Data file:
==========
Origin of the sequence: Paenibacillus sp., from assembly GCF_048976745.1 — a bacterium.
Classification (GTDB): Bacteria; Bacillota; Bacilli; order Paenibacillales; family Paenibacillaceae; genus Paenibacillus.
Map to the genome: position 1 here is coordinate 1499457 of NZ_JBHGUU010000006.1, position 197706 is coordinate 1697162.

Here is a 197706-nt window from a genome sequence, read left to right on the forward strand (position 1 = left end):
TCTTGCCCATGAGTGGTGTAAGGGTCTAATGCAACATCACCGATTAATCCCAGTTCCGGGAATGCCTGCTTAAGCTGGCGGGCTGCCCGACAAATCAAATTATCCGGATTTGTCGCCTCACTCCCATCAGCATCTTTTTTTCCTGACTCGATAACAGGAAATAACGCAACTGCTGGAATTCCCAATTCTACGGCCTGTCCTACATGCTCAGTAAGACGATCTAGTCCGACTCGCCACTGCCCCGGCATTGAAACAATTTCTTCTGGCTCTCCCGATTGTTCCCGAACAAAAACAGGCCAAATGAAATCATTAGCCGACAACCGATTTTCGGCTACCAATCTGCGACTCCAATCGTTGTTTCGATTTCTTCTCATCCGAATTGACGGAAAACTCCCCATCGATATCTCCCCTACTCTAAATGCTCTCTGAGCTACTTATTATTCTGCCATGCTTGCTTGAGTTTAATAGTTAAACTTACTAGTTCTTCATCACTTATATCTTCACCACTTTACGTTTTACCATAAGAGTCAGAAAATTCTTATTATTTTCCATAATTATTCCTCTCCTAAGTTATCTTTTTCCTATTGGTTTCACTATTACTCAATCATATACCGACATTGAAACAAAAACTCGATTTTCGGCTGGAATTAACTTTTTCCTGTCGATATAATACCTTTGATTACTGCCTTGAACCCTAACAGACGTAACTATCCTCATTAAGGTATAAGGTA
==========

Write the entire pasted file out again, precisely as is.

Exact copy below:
Origin of the sequence: Paenibacillus sp., from assembly GCF_048976745.1 — a bacterium.
Classification (GTDB): Bacteria; Bacillota; Bacilli; order Paenibacillales; family Paenibacillaceae; genus Paenibacillus.
Map to the genome: position 1 here is coordinate 1499457 of NZ_JBHGUU010000006.1, position 197706 is coordinate 1697162.

Here is a 197706-nt window from a genome sequence, read left to right on the forward strand (position 1 = left end):
TCTTGCCCATGAGTGGTGTAAGGGTCTAATGCAACATCACCGATTAATCCCAGTTCCGGGAATGCCTGCTTAAGCTGGCGGGCTGCCCGACAAATCAAATTATCCGGATTTGTCGCCTCACTCCCATCAGCATCTTTTTTTCCTGACTCGATAACAGGAAATAACGCAACTGCTGGAATTCCCAATTCTACGGCCTGTCCTACATGCTCAGTAAGACGATCTAGTCCGACTCGCCACTGCCCCGGCATTGAAACAATTTCTTCTGGCTCTCCCGATTGTTCCCGAACAAAAACAGGCCAAATGAAATCATTAGCCGACAACCGATTTTCGGCTACCAATCTGCGACTCCAATCGTTGTTTCGATTTCTTCTCATCCGAATTGACGGAAAACTCCCCATCGATATCTCCCCTACTCTAAATGCTCTCTGAGCTACTTATTATTCTGCCATGCTTGCTTGAGTTTAATAGTTAAACTTACTAGTTCTTCATCACTTATATCTTCACCACTTTACGTTTTACCATAAGAGTCAGAAAATTCTTATTATTTTCCATAATTATTCCTCTCCTAAGTTATCTTTTTCCTATTGGTTTCACTATTACTCAATCATATACCGACATTGAAACAAAAACTCGATTTTCGGCTGGAATTAACTTTTTCCTGTCGATATAATACCTTTGATTACTGCCTTGAACCCTAACAGACGTAACTATCCTCATTAAGGTATAAGGTA